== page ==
Venezuela 'Occupies' An Electronics Chain To Offer Lower Prices : The Two-Way Venezuelan President Nicolas Maduro said the quasi-nationalization was to "protect the middle class." Prices on TVs and other electronics at Daka and other electronics stores will now be set by the government.

Venezuela 'Occupies' An Electronics Chain To Offer Lower Prices

Shoppers loaded with purchases leave a Daka store in Caracas on Saturday. Juan Barreto /AFP/Getty Images hide caption

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Juan Barreto /AFP/Getty Images

Shoppers loaded with purchases leave a Daka store in Caracas on Saturday.

Juan Barreto /AFP/Getty Images

First he re-scheduled the Christmas season. Now, Venezuelan President Nicolas Maduro essentially nationalized an electronics chain in order to "protect the middle class."

"When the bourgeoisie feel powerful, they take from the poor to make themselves rich," Maduro said on Friday, according to El Universal. Maduro then ordered the "occupation" of a five-store chain called Daka and said his government would reprice its products so they were fair.

"We're going to comb the whole nation in the next few days," he said, according to Reuters. "This robbery of the people has to stop."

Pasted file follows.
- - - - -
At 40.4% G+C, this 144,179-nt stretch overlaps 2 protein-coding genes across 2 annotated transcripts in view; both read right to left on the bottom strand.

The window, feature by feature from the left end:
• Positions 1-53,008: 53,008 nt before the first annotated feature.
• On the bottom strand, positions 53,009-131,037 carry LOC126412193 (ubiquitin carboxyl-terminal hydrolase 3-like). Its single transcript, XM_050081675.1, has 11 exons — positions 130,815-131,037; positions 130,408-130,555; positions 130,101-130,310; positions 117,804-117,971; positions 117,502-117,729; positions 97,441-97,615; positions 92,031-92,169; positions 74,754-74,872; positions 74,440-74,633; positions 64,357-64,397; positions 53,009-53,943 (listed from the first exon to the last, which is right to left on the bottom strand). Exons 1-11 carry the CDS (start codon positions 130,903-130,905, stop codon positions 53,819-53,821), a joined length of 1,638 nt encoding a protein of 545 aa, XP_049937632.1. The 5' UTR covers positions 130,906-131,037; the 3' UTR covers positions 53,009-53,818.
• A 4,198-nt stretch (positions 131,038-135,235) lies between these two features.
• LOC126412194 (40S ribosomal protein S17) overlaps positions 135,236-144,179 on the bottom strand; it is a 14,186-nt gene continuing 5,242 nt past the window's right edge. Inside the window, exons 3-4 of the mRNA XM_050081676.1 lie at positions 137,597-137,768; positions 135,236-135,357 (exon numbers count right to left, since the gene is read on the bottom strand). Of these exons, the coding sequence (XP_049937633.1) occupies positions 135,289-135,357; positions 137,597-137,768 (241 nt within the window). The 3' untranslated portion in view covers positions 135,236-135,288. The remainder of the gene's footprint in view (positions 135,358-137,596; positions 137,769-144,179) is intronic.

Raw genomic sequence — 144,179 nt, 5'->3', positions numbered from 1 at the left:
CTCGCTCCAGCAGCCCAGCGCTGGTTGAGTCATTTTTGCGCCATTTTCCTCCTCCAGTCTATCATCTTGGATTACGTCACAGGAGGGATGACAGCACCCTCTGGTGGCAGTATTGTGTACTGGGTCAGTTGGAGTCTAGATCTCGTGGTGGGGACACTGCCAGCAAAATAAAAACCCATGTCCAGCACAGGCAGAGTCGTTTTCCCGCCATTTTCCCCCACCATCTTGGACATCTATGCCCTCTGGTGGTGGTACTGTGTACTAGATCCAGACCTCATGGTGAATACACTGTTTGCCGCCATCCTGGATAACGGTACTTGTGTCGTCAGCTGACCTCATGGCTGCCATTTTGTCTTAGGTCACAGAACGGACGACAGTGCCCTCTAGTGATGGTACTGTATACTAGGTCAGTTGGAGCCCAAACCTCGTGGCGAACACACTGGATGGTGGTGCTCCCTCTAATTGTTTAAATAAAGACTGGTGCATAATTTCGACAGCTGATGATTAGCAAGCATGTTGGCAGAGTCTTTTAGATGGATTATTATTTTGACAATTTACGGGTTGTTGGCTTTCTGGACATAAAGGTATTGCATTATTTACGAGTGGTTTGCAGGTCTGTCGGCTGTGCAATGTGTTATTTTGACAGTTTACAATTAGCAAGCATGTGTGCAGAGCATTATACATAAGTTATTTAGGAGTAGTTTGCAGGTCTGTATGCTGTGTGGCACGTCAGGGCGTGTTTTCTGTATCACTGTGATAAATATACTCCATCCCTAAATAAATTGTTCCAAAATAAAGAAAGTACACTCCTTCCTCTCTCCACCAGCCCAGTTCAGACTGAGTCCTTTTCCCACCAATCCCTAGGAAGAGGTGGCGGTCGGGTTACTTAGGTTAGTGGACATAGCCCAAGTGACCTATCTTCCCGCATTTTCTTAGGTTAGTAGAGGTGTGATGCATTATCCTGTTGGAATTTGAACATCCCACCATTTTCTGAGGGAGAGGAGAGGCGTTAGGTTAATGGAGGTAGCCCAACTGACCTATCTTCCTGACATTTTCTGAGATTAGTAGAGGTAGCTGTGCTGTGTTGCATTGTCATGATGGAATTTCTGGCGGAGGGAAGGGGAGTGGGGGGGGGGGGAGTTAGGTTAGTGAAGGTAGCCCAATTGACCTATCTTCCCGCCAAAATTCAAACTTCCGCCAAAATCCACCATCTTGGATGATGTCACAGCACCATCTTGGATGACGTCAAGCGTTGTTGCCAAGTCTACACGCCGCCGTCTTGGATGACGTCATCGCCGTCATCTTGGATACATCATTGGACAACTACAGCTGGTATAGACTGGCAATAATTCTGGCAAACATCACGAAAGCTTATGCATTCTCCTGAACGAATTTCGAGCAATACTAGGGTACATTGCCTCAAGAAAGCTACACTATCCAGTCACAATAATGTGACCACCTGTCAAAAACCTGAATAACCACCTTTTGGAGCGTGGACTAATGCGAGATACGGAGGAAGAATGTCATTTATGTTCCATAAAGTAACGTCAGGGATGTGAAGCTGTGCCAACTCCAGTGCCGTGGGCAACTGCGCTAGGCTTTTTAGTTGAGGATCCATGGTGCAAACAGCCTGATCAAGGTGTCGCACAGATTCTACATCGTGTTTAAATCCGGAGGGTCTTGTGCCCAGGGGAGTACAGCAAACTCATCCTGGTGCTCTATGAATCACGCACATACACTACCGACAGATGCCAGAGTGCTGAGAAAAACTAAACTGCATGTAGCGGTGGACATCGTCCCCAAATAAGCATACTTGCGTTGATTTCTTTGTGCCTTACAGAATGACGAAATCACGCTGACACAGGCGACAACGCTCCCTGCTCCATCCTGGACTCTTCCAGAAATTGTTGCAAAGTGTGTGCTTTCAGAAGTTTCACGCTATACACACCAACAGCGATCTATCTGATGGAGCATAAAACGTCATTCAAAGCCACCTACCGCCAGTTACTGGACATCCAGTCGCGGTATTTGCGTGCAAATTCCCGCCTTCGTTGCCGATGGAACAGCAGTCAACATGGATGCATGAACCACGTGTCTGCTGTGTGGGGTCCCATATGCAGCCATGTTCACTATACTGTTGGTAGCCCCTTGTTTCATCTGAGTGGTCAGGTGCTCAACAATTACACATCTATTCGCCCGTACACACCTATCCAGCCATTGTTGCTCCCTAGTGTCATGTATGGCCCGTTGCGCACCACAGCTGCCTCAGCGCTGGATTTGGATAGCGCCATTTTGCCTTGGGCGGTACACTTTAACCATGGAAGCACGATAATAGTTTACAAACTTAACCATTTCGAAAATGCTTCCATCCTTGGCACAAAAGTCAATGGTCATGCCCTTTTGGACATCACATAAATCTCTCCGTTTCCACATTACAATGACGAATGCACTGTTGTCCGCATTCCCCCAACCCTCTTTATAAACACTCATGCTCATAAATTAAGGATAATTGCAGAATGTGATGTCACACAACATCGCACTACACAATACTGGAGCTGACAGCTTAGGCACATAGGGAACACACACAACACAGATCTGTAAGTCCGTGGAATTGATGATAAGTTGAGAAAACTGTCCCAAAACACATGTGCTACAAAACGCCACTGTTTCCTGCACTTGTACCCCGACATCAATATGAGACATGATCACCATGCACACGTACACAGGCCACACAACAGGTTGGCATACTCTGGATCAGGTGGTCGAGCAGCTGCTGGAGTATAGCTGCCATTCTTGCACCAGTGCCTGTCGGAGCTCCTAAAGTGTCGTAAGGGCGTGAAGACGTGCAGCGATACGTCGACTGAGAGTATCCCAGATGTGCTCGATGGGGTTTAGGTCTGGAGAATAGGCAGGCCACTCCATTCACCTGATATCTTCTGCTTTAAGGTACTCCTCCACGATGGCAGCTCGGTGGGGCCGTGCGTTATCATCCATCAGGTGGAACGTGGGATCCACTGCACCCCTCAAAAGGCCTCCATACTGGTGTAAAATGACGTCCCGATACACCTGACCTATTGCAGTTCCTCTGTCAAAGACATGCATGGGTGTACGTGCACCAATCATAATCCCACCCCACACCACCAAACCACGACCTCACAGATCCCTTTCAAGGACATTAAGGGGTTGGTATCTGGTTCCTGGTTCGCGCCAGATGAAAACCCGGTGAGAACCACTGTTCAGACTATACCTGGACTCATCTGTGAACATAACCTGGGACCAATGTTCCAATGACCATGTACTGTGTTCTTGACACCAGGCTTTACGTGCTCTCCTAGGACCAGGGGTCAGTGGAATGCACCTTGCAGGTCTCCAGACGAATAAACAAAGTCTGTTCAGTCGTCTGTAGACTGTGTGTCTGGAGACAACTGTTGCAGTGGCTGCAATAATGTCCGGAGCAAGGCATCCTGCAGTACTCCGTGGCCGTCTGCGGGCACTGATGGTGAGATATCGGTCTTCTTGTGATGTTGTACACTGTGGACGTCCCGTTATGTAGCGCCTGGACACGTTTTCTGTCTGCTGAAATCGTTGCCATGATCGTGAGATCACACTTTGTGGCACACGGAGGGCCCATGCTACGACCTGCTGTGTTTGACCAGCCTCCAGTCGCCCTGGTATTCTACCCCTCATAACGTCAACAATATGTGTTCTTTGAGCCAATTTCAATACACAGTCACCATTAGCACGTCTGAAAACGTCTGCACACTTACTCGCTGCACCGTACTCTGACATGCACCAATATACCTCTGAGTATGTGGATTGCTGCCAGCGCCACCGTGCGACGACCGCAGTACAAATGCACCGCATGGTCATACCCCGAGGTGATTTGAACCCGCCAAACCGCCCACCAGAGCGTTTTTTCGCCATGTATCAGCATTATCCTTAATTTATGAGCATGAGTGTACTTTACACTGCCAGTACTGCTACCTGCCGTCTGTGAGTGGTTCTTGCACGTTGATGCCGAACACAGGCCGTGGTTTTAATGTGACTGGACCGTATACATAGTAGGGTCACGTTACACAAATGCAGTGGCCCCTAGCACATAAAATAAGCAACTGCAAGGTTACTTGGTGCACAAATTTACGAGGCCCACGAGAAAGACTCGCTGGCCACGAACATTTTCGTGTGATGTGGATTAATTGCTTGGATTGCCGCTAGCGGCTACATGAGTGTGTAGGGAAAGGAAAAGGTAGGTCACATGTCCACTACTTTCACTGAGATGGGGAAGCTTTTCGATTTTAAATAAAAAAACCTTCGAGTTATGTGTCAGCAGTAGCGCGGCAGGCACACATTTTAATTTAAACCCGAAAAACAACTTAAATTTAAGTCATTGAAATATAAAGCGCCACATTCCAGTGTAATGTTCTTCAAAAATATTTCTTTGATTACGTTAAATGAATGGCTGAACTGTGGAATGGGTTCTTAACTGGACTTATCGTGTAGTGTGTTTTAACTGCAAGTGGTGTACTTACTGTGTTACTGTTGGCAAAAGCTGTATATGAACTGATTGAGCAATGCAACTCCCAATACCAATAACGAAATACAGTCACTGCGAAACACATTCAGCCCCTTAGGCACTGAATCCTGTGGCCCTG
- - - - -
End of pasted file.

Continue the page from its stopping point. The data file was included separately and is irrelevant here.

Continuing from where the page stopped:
The AP reports that this morning, Venezuelans made long lines at Daka stores, hoping for a deal. The wire service reports:

"Jose Solano, shopper number 223, sides with Maduro and blames an 'economic war' waged by enemies of the socialist revolution started by the late Hugo Chávez for pushing up prices beyond reach. With his son, he plans to spend the night sleeping in line so they can purchase a 46-inch, Sony plasma TV at a quarter of the 54,000 bolivar listed price still visible through the glass store front. The TV costs $8,571 at the official exchange rate and about $1,000 at the black market rate.

"'I heard the owners of this store don't even live in Venezuela, they're in Miami,' said Solano, a 49-year-old salesman of engine varnish.

"'They import at 6.3 but then sell it to the people and six times the amount,' he said, referring to the gap that has opened between the dollar exchange rate some companies are able to import goods at and the black market one used to set prices for everything except the most basic, price-capped goods. 'We can't allow this to continue.'"

Telesur, a news station funded by ALBA states, gives an example of the kind of price gouging the government says is going on: A laptop the store bought for $601, TeleSur says, was being sold at one location for $4,125.

Meanwhile, La Verdad newspaper showed pictures of what it said was a ransacked Daka. But a senior Venezuelan official immediately tweeted that in other parts of the country, the stores were totally normal.

El Universal reports that the owners of the stores have been detained and that Maduro also said that his government is preparing a "special operation to protect the right of our people to buy themselves a little car."

As we noted when we reported that Maduro had started the Christmas season early by decree, his motivations may not be entirely altruistic.

Maduro's party is facing hard-fought municipal elections in December, so he decided to hand out the Christmas bonus just before Venezuelans went to the polls. He said the occupation of this electronics chain is also an effort to protect those bonuses.